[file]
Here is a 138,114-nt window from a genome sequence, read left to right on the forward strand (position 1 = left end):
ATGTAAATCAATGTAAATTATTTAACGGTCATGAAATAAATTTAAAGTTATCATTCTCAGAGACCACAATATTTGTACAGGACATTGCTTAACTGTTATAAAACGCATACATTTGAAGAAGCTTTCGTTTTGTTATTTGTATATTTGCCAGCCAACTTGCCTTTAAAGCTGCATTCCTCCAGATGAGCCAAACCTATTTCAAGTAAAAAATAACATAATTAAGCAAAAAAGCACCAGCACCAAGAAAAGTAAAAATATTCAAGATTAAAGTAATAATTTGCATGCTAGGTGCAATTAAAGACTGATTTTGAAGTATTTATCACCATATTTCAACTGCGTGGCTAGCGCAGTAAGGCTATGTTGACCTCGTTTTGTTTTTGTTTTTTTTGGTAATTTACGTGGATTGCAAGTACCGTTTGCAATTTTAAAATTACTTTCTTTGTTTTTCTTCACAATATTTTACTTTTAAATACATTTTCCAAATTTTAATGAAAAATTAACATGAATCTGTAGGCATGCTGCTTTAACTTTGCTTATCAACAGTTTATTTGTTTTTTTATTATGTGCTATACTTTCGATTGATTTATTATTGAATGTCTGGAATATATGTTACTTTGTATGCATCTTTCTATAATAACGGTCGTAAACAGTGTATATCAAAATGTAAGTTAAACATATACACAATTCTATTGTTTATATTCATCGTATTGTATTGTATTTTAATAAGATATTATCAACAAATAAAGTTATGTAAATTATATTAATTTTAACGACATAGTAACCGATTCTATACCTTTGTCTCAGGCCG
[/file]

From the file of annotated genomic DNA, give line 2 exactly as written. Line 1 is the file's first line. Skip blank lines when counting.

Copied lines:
ATGTAAATCAATGTAAATTATTTAACGGTCATGAAATAAATTTAAAGTTATCATTCTCAGAGACCACAATATTTGTACAGGACATTGCTTAACTGTTATAAAACGCATACATTTGAAGAAGCTTTCGTTTTGTTATTTGTATATTTGCCAGCCAACTTGCCTTTAAAGCTGCATTCCTCCAGATGAGCCAAACCTATTTCAAGTAAAAAATAACATAATTAAGCAAAAAAGCACCAGCACCAAGAAAAGTAAAAATATTCAAGATTAAAGTAATAATTTGCATGCTAGGTGCAATTAAAGACTGATTTTGAAGTATTTATCACCATATTTCAACTGCGTGGCTAGCGCAGTAAGGCTATGTTGACCTCGTTTTGTTTTTGTTTTTTTTGGTAATTTACGTGGATTGCAAGTACCGTTTGCAATTTTAAAATTACTTTCTTTGTTTTTCTTCACAATATTTTACTTTTAAATACATTTTCCAAATTTTAATGAAAAATTAACATGAATCTGTAGGCATGCTGCTTTAACTTTGCTTATCAACAGTTTATTTGTTTTTTTATTATGTGCTATACTTTCGATTGATTTATTATTGAATGTCTGGAATATATGTTACTTTGTATGCATCTTTCTATAATAACGGTCGTAAACAGTGTATATCAAAATGTAAGTTAAACATATACACAATTCTATTGTTTATATTCATCGTATTGTATTGTATTTTAATAAGATATTATCAACAAATAAAGTTATGTAAATTATATTAATTTTAACGACATAGTAACCGATTCTATACCTTTGTCTCAGGCCG